Technology is part of the game. Ben Hogan played with better clubs that Gene Sarazen. Jack Nicklaus played with better clubs than Hogan and Tiger Woods certainly plays with superior equipment than Nicklaus.
Gone from my bag are the one, two, three, and now even the four-iron. I have played with persimmon and laminated woods, aluminum and fiberglass shafts, and balata balls that could be irrevocably damaged with one mishit. The heads on my wood and irons, regardless of the materials, were much smaller with no offset. The club covers were smaller and were either knit or vinyl. Now they are huge and apt to be personalized in a playful way as well. Some have magnets while others have zippers. There are even golf tees that today are engineered to eliminate spin and drag.
The putters today seldom resemble the smaller flange, mallet or bull’s eye models that were so popular when I was younger. Exotic shapes and materials are the norm for putters, not the exception. As for the long and belly putters, while I was loner playing the long one for nearly twenty-five years, now a number of professionals rely on these longer putters.
So what hasn’t changed? My wedges really haven’t changed much. While I usually have three or four now instead of two , (that might include a 60 and 64 degree version when 56 used to be the norm), the shape and design really hasn’t changed that much. That is even more true when you consider that the USGA is going back to less spinning groove. The wedge that Gene Sarazen popularized in the late 20’s has pretty much endured without significant change. Sure, we have more choices of bounce and loft customized for whatever conditions we might face, but the concept remains intact.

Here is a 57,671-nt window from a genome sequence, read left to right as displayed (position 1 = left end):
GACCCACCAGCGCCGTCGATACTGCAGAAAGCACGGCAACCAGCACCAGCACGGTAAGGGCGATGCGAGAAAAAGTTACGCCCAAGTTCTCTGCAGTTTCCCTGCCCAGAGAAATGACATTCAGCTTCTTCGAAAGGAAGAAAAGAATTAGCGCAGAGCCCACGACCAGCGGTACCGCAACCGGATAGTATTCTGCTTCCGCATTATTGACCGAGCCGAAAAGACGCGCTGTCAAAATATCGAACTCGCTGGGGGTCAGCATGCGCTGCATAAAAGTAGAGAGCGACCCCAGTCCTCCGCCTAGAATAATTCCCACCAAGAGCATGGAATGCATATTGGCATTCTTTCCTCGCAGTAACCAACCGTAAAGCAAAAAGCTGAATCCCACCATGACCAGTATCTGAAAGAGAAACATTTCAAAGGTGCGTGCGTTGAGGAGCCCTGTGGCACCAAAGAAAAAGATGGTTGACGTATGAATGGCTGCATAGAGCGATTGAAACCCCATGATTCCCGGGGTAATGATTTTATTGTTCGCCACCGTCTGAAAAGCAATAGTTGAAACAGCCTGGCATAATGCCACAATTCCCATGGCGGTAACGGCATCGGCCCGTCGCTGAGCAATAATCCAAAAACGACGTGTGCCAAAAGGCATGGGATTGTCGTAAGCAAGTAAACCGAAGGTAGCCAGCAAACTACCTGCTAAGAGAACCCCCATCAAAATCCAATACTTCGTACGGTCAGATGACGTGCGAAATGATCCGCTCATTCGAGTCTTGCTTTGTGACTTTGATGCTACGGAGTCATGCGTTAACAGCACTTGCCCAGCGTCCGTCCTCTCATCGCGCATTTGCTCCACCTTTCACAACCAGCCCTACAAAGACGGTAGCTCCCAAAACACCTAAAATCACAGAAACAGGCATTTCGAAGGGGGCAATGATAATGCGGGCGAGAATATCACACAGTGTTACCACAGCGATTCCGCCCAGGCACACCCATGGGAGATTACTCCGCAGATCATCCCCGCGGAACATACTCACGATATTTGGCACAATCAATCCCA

An old short game master such as the late Paul Runyan would askew such a variety of wedges. He was a magician with the wedge and could manufacture any type of shot with a simple 56-degree club. He was amazing to watch.
So are things really better? I’m not too sure, but what’s in my bag is quite different. Golf is still an extremely difficult game for the vast majority of us. To really take advantage of the today’s equipment, one must still make contact with the ball. Speaking of the ball, it simply goes too far. The distance achieved by today’s good players simply because of the ball construction, not strength or skill, has made obsolete too many wonderful golf courses at a time when the added land and resources required to keep up don’t fit in with the health and survival of the game.